Last autumn, Covid cases, hospitalisations and deaths were lower than during the spring, and an agonising debate was taking place among Conservative MPs. There were no vaccines. And faster-spreading variants, such as Delta, hadn’t gained critical mass.
The Government’s tiering plan set colleague against colleague – as each fought for their area to be placed in the lowest tier, and so escape lockdown measures almost altogether. More began to ask themselves and each other: surely there must be a better way than this?
If the choice was between permanent shutdowns and a salvageable economy, might it not be better to plump for the latter – even at the risk of more deaths than would otherwise be the case? Read Damian Green’s piece on this site at the time to get a sense of the mood.
Then came the variants, and soaring Covid numbers that took Britain to the top of the international deaths league. Then, too, came vaccines to bring those numbers back down, earlier than almost anywhere else in the world. The mood at Westminster changed.
Backbench rebellions, which peaked in December when 53 Tory MPs opposed the tiering plan, subsided. Neil O’Brien emerged to turn on lockdown opponents the same scrutiny that they applied to others. Boris Johnson’s score in this site’s Cabinet League table emerged from negative ratings and began to recover.
Later, Matt Hancock, who didn’t care how angry lockdowns made Conservative backbenchers, was forced to resign. And a Cabinet reshuffle took place which moved Michael Gove, whose restrictive approach to Covid mirrored Hancock’s, away from the decision-making centre.
Hancock was replaced by Sajid Javid, who gave greater stress to the economy (and keeping his backbench colleagues happy: he could scarcely have given less). The new Health Secretary joined both Johnson and Rishi Sunak in being reflexively hostile to lockdowns.
The Prime Minister himself can’t see the sunny side of a street without crossing to walk down it. So it proved as the UK led Europe vaccine-wise (so much so that the EU had briefly moved Article 16 of the Northern Ireland Protocol to try keep its own vaccines out of Great Britain). Johnson communicated an upbeat sense of the worst being over.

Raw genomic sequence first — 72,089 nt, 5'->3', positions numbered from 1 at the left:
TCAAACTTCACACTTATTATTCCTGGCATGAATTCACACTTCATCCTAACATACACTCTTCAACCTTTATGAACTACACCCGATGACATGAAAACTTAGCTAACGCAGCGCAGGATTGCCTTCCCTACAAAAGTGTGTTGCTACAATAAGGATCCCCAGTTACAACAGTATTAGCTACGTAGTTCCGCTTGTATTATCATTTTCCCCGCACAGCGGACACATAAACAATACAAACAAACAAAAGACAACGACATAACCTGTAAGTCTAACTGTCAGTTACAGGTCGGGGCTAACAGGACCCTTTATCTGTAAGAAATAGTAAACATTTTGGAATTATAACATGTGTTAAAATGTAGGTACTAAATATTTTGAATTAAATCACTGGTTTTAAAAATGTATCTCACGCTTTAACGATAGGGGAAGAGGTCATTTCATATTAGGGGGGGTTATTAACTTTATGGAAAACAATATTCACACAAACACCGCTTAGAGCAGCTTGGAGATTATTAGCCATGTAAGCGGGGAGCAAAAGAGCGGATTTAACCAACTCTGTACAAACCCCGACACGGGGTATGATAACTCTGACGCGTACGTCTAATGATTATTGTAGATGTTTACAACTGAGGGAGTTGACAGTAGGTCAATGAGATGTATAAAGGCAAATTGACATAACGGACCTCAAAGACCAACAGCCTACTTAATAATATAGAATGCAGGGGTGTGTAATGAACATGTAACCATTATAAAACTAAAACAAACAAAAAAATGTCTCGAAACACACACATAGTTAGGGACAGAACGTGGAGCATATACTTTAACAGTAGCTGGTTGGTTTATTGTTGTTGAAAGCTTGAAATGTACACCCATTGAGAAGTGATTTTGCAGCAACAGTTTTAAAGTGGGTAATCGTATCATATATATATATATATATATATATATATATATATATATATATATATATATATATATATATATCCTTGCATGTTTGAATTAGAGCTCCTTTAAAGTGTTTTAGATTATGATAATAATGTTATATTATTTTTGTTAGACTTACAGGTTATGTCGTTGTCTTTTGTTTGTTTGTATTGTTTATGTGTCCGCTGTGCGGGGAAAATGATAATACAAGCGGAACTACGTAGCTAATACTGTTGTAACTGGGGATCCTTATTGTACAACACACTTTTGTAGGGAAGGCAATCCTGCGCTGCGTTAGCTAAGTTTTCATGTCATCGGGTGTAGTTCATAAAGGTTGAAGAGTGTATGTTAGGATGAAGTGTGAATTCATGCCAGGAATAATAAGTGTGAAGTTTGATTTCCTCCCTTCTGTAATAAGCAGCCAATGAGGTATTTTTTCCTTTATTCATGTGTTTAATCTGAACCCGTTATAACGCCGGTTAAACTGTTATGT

This is the background against which to view tomorrow’s vote. Furthermore, the economy is only just emerging from previous waves of Covid. The Government is already planning to raise borrowing and taxes. More restrictions would push the bill even higher, further ravaging the hospitality and leisure sectors.
A few of those backbenchers believe that more deaths are a price worth paying for freedom. More of them rightly think that the prospect of a population policed by vaccine passports is alarming. And that the possibility of compulsory vaccination being forced on it is terrifying.
Furthermore, they listen to voices in their seats that don’t get heard in the media. These are those of people who work with their hands as well as their minds: delivery drivers, shop assistants, factory workers, bar staff without public sector security and pensions. In short, of a big slice of the “just about managing”.
Such is the background to tomorrow’s vote on the Government’s proposed restrictions. Those lockdown opponents are back in the media. Lists of rebels are being published. And the measures themselves are easily mocked and lampooned.
For example, they propose that a face covering be worn in a shop that may be empty of other customers, but not in a pub that may be packed with them. That these be worn while one is speaking, but not if one is singing – at least, when it is “reasonably necessary” to do so.